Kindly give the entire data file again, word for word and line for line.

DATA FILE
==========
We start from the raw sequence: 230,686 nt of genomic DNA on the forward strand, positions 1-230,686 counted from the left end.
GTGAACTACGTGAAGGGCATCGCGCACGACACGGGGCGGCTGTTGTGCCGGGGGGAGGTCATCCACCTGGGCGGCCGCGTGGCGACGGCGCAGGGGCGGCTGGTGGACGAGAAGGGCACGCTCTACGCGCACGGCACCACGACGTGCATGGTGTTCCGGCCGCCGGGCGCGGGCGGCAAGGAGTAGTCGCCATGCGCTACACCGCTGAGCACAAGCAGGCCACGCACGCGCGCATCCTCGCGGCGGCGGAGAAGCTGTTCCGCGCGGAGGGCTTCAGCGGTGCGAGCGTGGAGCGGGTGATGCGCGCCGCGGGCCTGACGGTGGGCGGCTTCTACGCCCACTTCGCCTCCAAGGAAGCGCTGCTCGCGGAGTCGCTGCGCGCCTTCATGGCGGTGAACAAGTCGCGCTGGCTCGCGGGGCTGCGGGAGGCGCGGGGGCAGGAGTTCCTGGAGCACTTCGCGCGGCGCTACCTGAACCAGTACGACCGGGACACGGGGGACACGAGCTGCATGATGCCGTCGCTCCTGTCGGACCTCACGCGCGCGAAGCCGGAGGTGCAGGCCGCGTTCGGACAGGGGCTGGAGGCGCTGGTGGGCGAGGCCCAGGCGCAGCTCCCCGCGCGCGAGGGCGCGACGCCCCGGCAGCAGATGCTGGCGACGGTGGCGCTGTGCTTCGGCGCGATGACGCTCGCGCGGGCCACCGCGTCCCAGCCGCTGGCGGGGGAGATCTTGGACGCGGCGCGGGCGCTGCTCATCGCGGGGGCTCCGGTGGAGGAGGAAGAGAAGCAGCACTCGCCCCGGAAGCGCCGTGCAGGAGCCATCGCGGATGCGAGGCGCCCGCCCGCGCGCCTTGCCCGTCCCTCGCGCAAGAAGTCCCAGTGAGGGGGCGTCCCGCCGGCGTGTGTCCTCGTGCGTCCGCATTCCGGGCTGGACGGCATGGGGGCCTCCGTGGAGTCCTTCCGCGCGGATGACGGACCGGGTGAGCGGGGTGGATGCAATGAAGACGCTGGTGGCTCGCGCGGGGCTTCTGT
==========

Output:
We start from the raw sequence: 230,686 nt of genomic DNA on the forward strand, positions 1-230,686 counted from the left end.
GTGAACTACGTGAAGGGCATCGCGCACGACACGGGGCGGCTGTTGTGCCGGGGGGAGGTCATCCACCTGGGCGGCCGCGTGGCGACGGCGCAGGGGCGGCTGGTGGACGAGAAGGGCACGCTCTACGCGCACGGCACCACGACGTGCATGGTGTTCCGGCCGCCGGGCGCGGGCGGCAAGGAGTAGTCGCCATGCGCTACACCGCTGAGCACAAGCAGGCCACGCACGCGCGCATCCTCGCGGCGGCGGAGAAGCTGTTCCGCGCGGAGGGCTTCAGCGGTGCGAGCGTGGAGCGGGTGATGCGCGCCGCGGGCCTGACGGTGGGCGGCTTCTACGCCCACTTCGCCTCCAAGGAAGCGCTGCTCGCGGAGTCGCTGCGCGCCTTCATGGCGGTGAACAAGTCGCGCTGGCTCGCGGGGCTGCGGGAGGCGCGGGGGCAGGAGTTCCTGGAGCACTTCGCGCGGCGCTACCTGAACCAGTACGACCGGGACACGGGGGACACGAGCTGCATGATGCCGTCGCTCCTGTCGGACCTCACGCGCGCGAAGCCGGAGGTGCAGGCCGCGTTCGGACAGGGGCTGGAGGCGCTGGTGGGCGAGGCCCAGGCGCAGCTCCCCGCGCGCGAGGGCGCGACGCCCCGGCAGCAGATGCTGGCGACGGTGGCGCTGTGCTTCGGCGCGATGACGCTCGCGCGGGCCACCGCGTCCCAGCCGCTGGCGGGGGAGATCTTGGACGCGGCGCGGGCGCTGCTCATCGCGGGGGCTCCGGTGGAGGAGGAAGAGAAGCAGCACTCGCCCCGGAAGCGCCGTGCAGGAGCCATCGCGGATGCGAGGCGCCCGCCCGCGCGCCTTGCCCGTCCCTCGCGCAAGAAGTCCCAGTGAGGGGGCGTCCCGCCGGCGTGTGTCCTCGTGCGTCCGCATTCCGGGCTGGACGGCATGGGGGCCTCCGTGGAGTCCTTCCGCGCGGATGACGGACCGGGTGAGCGGGGTGGATGCAATGAAGACGCTGGTGGCTCGCGCGGGGCTTCTGT